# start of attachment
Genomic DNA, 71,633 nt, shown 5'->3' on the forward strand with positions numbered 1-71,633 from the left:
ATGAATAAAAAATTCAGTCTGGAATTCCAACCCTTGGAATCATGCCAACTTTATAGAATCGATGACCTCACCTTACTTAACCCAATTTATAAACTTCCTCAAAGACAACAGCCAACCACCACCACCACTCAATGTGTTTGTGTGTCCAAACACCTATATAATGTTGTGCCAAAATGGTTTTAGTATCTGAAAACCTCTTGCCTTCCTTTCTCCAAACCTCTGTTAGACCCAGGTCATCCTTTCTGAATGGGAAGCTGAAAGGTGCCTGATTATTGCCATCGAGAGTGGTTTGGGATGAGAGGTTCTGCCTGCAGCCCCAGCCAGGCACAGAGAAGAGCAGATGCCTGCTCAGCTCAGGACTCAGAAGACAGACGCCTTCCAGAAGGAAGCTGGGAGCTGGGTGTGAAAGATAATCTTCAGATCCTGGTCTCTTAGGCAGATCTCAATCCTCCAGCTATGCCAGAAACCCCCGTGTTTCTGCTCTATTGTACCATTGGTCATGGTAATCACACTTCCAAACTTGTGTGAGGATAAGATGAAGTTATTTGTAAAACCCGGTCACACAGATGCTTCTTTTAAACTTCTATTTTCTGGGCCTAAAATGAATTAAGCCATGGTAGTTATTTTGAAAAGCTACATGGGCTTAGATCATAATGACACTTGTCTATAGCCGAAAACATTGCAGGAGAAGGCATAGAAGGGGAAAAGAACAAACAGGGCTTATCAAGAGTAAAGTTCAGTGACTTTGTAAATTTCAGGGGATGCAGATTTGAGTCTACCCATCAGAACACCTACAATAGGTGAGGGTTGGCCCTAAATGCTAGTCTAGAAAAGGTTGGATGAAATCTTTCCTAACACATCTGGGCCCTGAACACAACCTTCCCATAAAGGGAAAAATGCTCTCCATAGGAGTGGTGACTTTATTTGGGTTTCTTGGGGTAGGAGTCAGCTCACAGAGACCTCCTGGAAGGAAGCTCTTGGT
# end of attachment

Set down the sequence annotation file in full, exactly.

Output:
Genomic DNA, 71,633 nt, shown 5'->3' on the forward strand with positions numbered 1-71,633 from the left:
ATGAATAAAAAATTCAGTCTGGAATTCCAACCCTTGGAATCATGCCAACTTTATAGAATCGATGACCTCACCTTACTTAACCCAATTTATAAACTTCCTCAAAGACAACAGCCAACCACCACCACCACTCAATGTGTTTGTGTGTCCAAACACCTATATAATGTTGTGCCAAAATGGTTTTAGTATCTGAAAACCTCTTGCCTTCCTTTCTCCAAACCTCTGTTAGACCCAGGTCATCCTTTCTGAATGGGAAGCTGAAAGGTGCCTGATTATTGCCATCGAGAGTGGTTTGGGATGAGAGGTTCTGCCTGCAGCCCCAGCCAGGCACAGAGAAGAGCAGATGCCTGCTCAGCTCAGGACTCAGAAGACAGACGCCTTCCAGAAGGAAGCTGGGAGCTGGGTGTGAAAGATAATCTTCAGATCCTGGTCTCTTAGGCAGATCTCAATCCTCCAGCTATGCCAGAAACCCCCGTGTTTCTGCTCTATTGTACCATTGGTCATGGTAATCACACTTCCAAACTTGTGTGAGGATAAGATGAAGTTATTTGTAAAACCCGGTCACACAGATGCTTCTTTTAAACTTCTATTTTCTGGGCCTAAAATGAATTAAGCCATGGTAGTTATTTTGAAAAGCTACATGGGCTTAGATCATAATGACACTTGTCTATAGCCGAAAACATTGCAGGAGAAGGCATAGAAGGGGAAAAGAACAAACAGGGCTTATCAAGAGTAAAGTTCAGTGACTTTGTAAATTTCAGGGGATGCAGATTTGAGTCTACCCATCAGAACACCTACAATAGGTGAGGGTTGGCCCTAAATGCTAGTCTAGAAAAGGTTGGATGAAATCTTTCCTAACACATCTGGGCCCTGAACACAACCTTCCCATAAAGGGAAAAATGCTCTCCATAGGAGTGGTGACTTTATTTGGGTTTCTTGGGGTAGGAGTCAGCTCACAGAGACCTCCTGGAAGGAAGCTCTTGGT